All the prefaces and notes and dates are written in Chinese. In some of the books the letters and introductions in Chinese prose, sometimes quite lengthy, which were sent together with the poems, are included. Even Chinese poems, though this is rare, find their way into these pages. The texts of the poems are transcribed in Chinese char- acters. The syllabaries called kana which came into being a century or so later, were still at an incipient stage in their development.

Accordingly, in writing Japanese poems, Chinese characters were borrowed for their phonetic values, or they were used ideographically in their original sense. Sometimes the first method was employed exclusively in copying a poem, but more often the two methods were used simultaneously.

Besides the above two methods, Chinese charac- ters were frequently used in playful and fantastic combi- nations like puzzles, to denote syllables or words. The problems arising from the difficulty of deciphering them in the last-mentioned instances, and more often from uncertainty as to the exact reading of the characters used ideographically, have been gradually solved in subsequent ages, but there remain certain words and passages of which the reading is still disputed among specialists.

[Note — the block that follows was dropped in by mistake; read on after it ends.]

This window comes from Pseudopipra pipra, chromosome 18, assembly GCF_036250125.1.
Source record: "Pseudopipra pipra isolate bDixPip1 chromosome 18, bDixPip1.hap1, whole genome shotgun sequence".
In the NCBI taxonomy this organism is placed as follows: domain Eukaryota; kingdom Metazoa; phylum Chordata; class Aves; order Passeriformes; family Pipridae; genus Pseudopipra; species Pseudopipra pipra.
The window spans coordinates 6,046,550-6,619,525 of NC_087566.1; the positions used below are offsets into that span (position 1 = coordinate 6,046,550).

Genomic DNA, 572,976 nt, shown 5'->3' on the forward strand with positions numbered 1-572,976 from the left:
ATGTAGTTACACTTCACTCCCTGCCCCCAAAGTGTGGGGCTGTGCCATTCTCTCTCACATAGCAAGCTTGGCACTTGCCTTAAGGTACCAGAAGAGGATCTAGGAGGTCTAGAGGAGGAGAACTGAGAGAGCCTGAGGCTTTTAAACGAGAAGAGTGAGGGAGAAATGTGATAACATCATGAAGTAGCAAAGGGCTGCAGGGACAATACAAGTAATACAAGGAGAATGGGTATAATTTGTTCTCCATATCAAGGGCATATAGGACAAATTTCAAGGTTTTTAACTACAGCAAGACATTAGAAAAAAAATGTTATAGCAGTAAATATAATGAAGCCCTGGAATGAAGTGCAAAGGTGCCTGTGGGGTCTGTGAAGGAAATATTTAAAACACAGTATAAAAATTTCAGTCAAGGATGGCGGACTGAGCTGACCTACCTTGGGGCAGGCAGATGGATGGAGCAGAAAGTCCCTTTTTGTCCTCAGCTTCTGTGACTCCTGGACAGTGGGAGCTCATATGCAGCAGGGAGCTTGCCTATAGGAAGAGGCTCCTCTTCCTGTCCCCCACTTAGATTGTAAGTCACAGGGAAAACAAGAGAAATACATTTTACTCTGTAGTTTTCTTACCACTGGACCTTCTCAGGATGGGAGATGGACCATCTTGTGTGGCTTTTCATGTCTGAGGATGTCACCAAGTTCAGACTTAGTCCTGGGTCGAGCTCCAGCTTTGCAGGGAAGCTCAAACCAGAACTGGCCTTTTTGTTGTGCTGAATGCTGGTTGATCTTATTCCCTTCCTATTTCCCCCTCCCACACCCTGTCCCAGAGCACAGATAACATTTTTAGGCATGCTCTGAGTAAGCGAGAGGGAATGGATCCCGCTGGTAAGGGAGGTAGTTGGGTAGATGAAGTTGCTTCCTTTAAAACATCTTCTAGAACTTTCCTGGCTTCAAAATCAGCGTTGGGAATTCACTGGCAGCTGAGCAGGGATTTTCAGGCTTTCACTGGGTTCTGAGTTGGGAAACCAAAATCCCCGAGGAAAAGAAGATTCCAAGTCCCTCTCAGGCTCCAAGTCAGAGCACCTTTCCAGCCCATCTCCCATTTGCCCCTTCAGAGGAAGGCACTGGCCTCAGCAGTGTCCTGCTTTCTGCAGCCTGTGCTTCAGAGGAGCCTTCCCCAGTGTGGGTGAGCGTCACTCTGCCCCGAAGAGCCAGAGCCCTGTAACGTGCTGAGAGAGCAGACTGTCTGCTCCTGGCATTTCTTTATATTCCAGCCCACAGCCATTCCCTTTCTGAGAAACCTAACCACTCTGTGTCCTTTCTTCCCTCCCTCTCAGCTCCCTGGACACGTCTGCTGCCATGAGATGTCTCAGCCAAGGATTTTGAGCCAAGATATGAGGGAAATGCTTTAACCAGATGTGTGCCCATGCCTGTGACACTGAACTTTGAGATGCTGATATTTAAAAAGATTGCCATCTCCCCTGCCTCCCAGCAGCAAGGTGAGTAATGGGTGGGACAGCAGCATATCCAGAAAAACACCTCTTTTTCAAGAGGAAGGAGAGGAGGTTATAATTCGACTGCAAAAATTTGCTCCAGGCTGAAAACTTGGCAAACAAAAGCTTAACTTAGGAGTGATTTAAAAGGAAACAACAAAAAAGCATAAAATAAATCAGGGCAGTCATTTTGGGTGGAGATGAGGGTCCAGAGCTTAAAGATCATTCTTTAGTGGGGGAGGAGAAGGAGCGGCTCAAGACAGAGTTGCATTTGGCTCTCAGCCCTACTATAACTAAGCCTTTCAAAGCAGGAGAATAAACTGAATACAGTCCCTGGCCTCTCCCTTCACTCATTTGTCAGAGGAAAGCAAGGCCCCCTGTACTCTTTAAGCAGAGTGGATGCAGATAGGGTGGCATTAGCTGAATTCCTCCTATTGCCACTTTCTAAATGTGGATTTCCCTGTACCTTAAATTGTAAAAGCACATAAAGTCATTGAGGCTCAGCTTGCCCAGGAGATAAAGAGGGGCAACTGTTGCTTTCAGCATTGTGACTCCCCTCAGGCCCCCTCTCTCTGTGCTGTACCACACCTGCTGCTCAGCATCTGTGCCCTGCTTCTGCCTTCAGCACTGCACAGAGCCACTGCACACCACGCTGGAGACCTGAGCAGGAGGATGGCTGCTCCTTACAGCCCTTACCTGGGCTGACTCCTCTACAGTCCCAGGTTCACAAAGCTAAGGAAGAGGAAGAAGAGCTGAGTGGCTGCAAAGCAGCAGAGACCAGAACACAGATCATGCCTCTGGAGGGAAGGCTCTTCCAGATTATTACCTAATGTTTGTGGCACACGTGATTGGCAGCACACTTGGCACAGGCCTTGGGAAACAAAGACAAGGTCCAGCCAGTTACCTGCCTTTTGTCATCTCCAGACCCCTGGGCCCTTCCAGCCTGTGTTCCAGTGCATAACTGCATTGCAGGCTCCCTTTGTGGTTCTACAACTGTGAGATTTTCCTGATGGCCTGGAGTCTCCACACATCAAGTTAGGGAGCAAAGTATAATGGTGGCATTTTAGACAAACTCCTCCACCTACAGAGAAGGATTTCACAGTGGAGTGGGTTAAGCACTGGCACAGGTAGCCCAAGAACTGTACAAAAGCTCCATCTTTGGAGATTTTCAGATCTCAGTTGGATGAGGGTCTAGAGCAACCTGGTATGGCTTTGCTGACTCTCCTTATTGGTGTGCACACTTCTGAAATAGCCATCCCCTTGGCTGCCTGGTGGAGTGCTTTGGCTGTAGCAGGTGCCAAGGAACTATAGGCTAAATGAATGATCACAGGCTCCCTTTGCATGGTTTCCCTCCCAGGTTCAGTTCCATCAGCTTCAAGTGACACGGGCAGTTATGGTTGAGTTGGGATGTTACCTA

In this connection it may be pointed out that while the Manydshu had necessarily to be clothed in a Chinese garb, so to speak, in the absence of any other system of writing, the very idea of making such a collection of poems was in all probability inspired by the examples imported from China, where the work of compiling anthologies had early xviii developed, and where in later ages it grew to be almost a na- tional industry of unparalleled magnitude.


Mashiro no Oto Episode 11 English Subbed at gogoanime

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Danshi Koukousei no Nichijou – 11

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Mashiro no Oto Episode 11 English SUB

mashiro no oto cap 11